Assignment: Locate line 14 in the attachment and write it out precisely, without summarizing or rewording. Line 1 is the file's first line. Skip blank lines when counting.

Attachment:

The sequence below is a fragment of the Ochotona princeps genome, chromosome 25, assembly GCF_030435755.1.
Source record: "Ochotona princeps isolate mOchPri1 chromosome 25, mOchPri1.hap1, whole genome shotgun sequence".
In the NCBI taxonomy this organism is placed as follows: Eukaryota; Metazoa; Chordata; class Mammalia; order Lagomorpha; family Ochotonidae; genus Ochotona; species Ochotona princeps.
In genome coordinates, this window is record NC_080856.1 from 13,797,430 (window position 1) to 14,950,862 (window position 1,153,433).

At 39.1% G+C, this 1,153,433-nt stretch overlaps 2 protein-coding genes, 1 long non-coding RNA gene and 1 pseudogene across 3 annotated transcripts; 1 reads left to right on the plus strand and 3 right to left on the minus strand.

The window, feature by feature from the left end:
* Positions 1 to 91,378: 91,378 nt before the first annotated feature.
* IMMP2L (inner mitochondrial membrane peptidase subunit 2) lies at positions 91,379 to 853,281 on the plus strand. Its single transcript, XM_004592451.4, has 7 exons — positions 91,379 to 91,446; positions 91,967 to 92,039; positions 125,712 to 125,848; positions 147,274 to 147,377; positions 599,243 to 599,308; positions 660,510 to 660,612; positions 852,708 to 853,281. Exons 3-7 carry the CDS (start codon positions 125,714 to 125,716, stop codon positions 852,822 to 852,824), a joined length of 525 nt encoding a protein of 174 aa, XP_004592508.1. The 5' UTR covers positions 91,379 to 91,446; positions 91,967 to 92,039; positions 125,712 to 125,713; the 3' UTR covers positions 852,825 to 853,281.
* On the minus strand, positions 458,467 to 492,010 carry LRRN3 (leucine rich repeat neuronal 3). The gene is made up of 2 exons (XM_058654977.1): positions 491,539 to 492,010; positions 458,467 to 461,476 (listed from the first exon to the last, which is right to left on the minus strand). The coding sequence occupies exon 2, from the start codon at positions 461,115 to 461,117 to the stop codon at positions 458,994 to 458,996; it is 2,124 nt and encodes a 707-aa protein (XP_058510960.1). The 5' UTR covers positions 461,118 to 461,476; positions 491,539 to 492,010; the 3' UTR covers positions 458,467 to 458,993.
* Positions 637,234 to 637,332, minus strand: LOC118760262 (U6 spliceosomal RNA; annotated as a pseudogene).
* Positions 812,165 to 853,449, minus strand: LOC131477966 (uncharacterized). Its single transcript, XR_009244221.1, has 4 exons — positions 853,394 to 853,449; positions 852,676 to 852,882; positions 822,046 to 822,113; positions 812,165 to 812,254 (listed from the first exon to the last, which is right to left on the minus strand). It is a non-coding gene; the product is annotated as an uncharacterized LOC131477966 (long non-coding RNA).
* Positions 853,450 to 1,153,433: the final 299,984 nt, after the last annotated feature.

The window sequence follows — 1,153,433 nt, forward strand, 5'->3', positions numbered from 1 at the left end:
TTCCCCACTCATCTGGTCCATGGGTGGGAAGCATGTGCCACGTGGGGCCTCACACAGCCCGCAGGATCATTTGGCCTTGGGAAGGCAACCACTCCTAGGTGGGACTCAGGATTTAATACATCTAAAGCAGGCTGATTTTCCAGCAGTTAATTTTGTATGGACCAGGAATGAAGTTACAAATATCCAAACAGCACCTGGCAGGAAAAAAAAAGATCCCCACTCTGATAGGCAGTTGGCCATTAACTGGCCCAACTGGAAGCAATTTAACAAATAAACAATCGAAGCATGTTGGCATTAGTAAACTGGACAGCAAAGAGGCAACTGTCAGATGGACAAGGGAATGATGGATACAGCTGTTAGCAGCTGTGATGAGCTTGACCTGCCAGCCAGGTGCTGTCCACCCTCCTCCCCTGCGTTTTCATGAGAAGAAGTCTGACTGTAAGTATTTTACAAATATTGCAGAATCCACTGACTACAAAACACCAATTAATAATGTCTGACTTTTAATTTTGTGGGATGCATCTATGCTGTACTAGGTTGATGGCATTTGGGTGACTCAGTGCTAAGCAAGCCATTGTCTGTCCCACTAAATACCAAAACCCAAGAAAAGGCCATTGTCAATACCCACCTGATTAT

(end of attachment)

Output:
TTCCCCACTCATCTGGTCCATGGGTGGGAAGCATGTGCCACGTGGGGCCTCACACAGCCCGCAGGATCATTTGGCCTTGGGAAGGCAACCACTCCTAGGTGGGACTCAGGATTTAATACATCTAAAGCAGGCTGATTTTCCAGCAGTTAATTTTGTATGGACCAGGAATGAAGTTACAAATATCCAAACAGCACCTGGCAGGAAAAAAAAAGATCCCCACTCTGATAGGCAGTTGGCCATTAACTGGCCCAACTGGAAGCAATTTAACAAATAAACAATCGAAGCATGTTGGCATTAGTAAACTGGACAGCAAAGAGGCAACTGTCAGATGGACAAGGGAATGATGGATACAGCTGTTAGCAGCTGTGATGAGCTTGACCTGCCAGCCAGGTGCTGTCCACCCTCCTCCCCTGCGTTTTCATGAGAAGAAGTCTGACTGTAAGTATTTTACAAATATTGCAGAATCCACTGACTACAAAACACCAATTAATAATGTCTGACTTTTAATTTTGTGGGATGCATCTATGCTGTACTAGGTTGATGGCATTTGGGTGACTCAGTGCTAAGCAAGCCATTGTCTGTCCCACTAAATACCAAAACCCAAGAAAAGGCCATTGTCAATACCCACCTGATTAT